This is the pre-edited version of an article first published in Nature Nanotechnology 4, 336-336 (June 2009). The published version can be found here (subscription required).
What does it mean to be a responsible nanoscientist? In 2008, the European Commission recommended a code of conduct for responsible nanosciences and nanotechnologies research (PDF). This is one of a growing number of codes of conduct being proposed for nanotechnology. Unlike other codes, such as the Responsible Nanocode, which are focused more on business and commerce, the EU code is aimed squarely at the academic research enterprise. In attempting this, it raises some interesting questions about the degree to which individual scientists are answerable for consequences of their research, even if those consequences were ones which they did not, and possibly could not, foresee.
The general goals of the EU code are commendable – it aims to encourage dialogue between everybody involved in and affected by the research enterprise, from researchers in academia and industry, through to policy makers to NGOs and the general public, and it seeks to make sure that nanotechnology research leads to sustainable economic and social benefits. There’s an important question, though, about how the responsibility for achieving this desirable state of affairs is distributed between the different people and groups involved.
One can, for example, imagine many scientists who might be alarmed at the statement in the code that “researchers and research organisations should remain accountable for the social, environmental and human health impacts that their N&N research may impose on present and future generations.” Many scientists have come to subscribe to the idea of a division of moral labour – they do the basic research which in the absence of direct application, remains free of moral implications, and the technologists and industrialists take responsibility for the consequences of applying that science, whether those are positive or negative. One could argue that this division of labour has begun to blur, as the distinction between pure and applied science becomes harder to make. Some scientists themselves are happy to embrace this – after all, they are happy to take credit for the positive impact of past scientific advances, and to cite the potential big impacts that might hypothetically flow from their results.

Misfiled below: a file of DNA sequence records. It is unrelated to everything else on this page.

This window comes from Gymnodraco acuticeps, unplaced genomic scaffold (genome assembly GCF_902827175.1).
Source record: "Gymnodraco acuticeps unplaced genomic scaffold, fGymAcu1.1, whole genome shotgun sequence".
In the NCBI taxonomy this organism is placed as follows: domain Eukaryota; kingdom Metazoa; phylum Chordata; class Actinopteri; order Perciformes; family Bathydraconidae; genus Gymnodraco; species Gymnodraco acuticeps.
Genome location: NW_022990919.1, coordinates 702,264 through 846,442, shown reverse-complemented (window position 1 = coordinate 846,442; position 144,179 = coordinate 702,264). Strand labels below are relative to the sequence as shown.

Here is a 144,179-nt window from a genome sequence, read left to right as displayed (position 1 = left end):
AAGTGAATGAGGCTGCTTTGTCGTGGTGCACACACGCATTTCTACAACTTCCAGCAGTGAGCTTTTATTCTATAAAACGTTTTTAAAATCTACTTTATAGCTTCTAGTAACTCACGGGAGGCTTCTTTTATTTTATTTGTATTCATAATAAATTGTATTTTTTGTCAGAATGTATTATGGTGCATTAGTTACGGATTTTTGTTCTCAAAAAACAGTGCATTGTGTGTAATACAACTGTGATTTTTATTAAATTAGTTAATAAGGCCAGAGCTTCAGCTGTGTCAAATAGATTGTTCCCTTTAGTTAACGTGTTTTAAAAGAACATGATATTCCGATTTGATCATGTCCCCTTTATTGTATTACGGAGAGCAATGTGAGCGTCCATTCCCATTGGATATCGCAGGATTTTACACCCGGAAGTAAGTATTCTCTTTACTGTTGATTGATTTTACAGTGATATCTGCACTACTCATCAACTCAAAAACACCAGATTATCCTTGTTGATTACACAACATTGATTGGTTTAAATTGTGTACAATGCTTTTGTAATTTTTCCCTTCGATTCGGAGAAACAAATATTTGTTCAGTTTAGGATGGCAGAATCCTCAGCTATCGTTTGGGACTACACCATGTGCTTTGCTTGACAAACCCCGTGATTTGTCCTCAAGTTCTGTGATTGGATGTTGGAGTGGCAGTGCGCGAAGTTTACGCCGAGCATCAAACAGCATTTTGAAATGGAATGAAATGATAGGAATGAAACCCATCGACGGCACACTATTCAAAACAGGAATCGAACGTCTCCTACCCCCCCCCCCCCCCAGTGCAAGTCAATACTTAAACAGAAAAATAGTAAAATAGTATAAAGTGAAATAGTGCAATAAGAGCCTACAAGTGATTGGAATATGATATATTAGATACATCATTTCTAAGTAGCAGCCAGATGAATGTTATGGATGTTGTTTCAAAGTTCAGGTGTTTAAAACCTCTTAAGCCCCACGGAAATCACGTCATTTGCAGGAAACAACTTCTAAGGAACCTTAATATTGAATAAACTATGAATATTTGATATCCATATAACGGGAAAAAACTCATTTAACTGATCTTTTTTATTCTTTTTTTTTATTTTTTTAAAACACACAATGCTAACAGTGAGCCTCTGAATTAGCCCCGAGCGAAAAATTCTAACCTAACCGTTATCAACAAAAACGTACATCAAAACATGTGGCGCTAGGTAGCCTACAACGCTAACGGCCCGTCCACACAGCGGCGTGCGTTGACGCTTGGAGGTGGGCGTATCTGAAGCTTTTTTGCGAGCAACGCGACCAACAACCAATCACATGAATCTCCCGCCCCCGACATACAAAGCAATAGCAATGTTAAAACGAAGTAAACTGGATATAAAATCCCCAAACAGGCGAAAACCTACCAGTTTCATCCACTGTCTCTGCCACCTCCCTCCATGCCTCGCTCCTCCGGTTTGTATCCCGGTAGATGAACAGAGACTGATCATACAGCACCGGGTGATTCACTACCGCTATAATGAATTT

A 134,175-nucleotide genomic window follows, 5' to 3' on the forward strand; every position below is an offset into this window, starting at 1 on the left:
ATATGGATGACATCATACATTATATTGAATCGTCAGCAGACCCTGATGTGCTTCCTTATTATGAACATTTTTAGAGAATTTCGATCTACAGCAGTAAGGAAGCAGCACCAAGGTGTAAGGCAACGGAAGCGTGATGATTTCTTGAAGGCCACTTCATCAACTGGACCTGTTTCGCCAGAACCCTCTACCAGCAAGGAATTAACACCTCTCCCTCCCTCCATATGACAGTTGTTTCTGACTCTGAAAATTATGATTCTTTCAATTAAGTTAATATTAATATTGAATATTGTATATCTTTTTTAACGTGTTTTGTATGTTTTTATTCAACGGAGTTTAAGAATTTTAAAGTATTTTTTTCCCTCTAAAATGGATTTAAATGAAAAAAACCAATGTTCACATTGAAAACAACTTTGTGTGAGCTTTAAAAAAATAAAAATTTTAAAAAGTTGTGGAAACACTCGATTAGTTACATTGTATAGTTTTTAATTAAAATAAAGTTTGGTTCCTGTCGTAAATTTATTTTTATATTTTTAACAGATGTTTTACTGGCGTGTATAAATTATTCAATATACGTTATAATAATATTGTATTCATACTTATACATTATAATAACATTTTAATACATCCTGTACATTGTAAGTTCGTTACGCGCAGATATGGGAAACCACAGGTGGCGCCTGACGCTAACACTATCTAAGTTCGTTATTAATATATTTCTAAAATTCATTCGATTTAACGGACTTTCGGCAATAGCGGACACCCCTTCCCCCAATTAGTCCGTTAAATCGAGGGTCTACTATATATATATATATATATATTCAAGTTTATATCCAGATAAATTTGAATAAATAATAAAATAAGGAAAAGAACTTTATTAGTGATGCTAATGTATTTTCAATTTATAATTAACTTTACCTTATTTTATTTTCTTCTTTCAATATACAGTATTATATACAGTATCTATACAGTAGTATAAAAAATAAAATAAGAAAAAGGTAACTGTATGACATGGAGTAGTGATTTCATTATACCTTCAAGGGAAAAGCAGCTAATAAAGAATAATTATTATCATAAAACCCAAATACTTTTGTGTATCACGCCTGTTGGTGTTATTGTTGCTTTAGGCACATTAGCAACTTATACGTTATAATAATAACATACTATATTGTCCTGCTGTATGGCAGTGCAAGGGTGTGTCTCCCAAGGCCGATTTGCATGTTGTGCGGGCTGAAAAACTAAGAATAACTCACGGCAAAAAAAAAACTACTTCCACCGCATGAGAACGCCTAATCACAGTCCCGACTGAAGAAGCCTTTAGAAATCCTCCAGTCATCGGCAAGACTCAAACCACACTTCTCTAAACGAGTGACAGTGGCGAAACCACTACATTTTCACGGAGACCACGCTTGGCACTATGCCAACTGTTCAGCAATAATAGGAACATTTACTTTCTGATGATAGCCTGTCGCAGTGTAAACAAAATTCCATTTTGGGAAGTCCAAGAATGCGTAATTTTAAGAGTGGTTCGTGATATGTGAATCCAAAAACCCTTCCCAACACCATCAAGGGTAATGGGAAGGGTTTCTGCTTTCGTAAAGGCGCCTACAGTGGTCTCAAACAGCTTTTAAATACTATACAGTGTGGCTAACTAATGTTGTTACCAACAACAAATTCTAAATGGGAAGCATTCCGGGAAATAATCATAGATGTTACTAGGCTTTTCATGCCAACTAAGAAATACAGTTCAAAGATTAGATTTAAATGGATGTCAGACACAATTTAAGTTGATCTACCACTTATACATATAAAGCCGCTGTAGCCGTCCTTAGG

Nonetheless, it is going to be difficult to convince many that the concept of accountability is fair or meaningful when applied to the downstream implications of scientific research, when those implications are likely to be very difficult to predict at an early stage. The scientists who make an original discovery may well not have a great deal of influence in the way it is commercialised. If there are adverse environmental or health impacts of some discovery of nanoscience, the primary responsibility must surely lie with those directly responsible for creating conditions in which people or ecosystems were exposed to the hazard, rather than the original discoverers. Perhaps it would be more helpful to think about the responsibilities of researchers in terms of a moral obligation to be reflective about possible consequences, to consider different viewpoints, and to warn about possible concerns.